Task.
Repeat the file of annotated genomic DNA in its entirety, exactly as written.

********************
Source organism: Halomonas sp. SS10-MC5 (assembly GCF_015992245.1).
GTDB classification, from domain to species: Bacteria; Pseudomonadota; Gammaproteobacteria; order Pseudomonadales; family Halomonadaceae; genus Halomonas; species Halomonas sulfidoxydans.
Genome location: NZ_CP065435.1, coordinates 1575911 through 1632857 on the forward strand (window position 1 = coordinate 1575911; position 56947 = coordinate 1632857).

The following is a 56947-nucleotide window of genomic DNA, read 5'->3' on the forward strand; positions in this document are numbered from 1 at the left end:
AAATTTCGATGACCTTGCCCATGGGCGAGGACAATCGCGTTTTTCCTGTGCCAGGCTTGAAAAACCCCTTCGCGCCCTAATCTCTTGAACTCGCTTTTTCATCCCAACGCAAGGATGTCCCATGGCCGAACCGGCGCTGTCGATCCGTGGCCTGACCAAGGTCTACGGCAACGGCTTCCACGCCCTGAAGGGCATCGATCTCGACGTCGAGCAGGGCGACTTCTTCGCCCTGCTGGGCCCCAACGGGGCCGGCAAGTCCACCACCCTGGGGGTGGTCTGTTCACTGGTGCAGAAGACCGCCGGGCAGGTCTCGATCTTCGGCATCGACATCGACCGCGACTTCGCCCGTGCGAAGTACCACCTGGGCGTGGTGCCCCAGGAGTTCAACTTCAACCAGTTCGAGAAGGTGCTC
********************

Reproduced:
Source organism: Halomonas sp. SS10-MC5 (assembly GCF_015992245.1).
GTDB classification, from domain to species: Bacteria; Pseudomonadota; Gammaproteobacteria; order Pseudomonadales; family Halomonadaceae; genus Halomonas; species Halomonas sulfidoxydans.
Genome location: NZ_CP065435.1, coordinates 1575911 through 1632857 on the forward strand (window position 1 = coordinate 1575911; position 56947 = coordinate 1632857).

The following is a 56947-nucleotide window of genomic DNA, read 5'->3' on the forward strand; positions in this document are numbered from 1 at the left end:
AAATTTCGATGACCTTGCCCATGGGCGAGGACAATCGCGTTTTTCCTGTGCCAGGCTTGAAAAACCCCTTCGCGCCCTAATCTCTTGAACTCGCTTTTTCATCCCAACGCAAGGATGTCCCATGGCCGAACCGGCGCTGTCGATCCGTGGCCTGACCAAGGTCTACGGCAACGGCTTCCACGCCCTGAAGGGCATCGATCTCGACGTCGAGCAGGGCGACTTCTTCGCCCTGCTGGGCCCCAACGGGGCCGGCAAGTCCACCACCCTGGGGGTGGTCTGTTCACTGGTGCAGAAGACCGCCGGGCAGGTCTCGATCTTCGGCATCGACATCGACCGCGACTTCGCCCGTGCGAAGTACCACCTGGGCGTGGTGCCCCAGGAGTTCAACTTCAACCAGTTCGAGAAGGTGCTC